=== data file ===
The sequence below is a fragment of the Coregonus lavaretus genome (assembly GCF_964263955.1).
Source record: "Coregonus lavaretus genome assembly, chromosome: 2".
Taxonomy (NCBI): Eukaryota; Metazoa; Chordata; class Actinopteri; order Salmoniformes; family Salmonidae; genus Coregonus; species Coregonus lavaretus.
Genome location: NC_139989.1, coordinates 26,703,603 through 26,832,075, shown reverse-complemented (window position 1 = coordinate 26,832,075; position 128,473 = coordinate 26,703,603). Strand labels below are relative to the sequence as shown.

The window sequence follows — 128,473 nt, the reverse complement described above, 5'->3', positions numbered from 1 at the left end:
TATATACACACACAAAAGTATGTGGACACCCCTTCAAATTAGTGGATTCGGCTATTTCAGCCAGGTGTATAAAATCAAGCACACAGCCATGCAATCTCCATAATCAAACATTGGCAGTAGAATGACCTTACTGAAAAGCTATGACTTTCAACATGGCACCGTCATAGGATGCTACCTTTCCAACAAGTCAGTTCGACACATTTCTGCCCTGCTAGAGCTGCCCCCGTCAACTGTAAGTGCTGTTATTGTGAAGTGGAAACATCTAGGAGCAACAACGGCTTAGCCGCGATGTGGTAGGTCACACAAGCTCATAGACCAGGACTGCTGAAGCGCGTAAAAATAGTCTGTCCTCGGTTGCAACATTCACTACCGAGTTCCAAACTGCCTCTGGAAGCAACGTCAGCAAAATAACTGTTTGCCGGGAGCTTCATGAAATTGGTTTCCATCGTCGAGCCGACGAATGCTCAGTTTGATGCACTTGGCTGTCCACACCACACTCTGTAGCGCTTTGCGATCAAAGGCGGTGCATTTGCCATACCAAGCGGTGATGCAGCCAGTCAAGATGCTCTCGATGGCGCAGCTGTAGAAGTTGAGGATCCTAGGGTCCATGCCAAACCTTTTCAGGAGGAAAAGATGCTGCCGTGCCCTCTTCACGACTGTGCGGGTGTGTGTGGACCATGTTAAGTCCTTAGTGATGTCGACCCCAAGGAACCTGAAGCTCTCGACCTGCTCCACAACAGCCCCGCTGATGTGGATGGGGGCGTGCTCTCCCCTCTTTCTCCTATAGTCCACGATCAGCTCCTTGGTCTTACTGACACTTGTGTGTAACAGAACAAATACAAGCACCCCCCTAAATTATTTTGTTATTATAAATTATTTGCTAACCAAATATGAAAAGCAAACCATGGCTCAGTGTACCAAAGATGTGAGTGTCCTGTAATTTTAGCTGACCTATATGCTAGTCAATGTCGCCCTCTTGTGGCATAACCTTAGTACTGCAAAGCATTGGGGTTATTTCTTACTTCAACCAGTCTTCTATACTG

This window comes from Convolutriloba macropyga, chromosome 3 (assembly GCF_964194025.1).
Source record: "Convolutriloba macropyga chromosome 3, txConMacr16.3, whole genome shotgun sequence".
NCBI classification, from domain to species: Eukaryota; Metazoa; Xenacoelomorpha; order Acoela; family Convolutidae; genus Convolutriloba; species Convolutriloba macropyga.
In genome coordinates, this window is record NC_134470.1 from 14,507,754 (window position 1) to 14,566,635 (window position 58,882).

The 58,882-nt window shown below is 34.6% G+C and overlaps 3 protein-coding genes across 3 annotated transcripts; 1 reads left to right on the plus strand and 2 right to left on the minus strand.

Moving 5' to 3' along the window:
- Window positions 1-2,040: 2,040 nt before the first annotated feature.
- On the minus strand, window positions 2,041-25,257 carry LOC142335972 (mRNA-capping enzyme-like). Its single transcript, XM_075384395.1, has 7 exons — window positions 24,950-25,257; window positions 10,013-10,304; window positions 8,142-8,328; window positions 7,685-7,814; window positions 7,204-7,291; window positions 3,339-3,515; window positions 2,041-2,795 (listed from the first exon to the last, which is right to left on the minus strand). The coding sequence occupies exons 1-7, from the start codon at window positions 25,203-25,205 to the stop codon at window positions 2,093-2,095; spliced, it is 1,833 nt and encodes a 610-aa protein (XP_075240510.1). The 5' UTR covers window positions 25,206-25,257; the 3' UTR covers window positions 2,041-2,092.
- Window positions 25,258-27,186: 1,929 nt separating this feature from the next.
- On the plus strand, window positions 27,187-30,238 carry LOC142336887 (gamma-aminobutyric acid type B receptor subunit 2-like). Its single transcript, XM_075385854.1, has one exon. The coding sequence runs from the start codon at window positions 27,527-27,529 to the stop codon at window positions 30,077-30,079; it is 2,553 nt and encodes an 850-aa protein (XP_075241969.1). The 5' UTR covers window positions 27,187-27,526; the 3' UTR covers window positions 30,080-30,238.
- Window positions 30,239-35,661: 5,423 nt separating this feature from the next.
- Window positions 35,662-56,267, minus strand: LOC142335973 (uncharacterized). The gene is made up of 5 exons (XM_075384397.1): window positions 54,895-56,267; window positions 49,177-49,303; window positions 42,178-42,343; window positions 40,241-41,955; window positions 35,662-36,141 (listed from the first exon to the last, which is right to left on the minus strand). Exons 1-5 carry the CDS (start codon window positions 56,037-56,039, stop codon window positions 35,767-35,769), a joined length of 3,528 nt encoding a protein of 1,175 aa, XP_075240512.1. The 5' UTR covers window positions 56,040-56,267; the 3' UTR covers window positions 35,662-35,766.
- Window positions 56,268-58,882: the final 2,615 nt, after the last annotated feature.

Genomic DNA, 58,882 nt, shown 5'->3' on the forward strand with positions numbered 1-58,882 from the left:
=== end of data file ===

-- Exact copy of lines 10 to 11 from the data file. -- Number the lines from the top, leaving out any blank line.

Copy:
In genome coordinates, this window is record NC_134470.1 from 14,507,754 (window position 1) to 14,566,635 (window position 58,882).

The 58,882-nt window shown below is 34.6% G+C and overlaps 3 protein-coding genes across 3 annotated transcripts; 1 reads left to right on the plus strand and 2 right to left on the minus strand.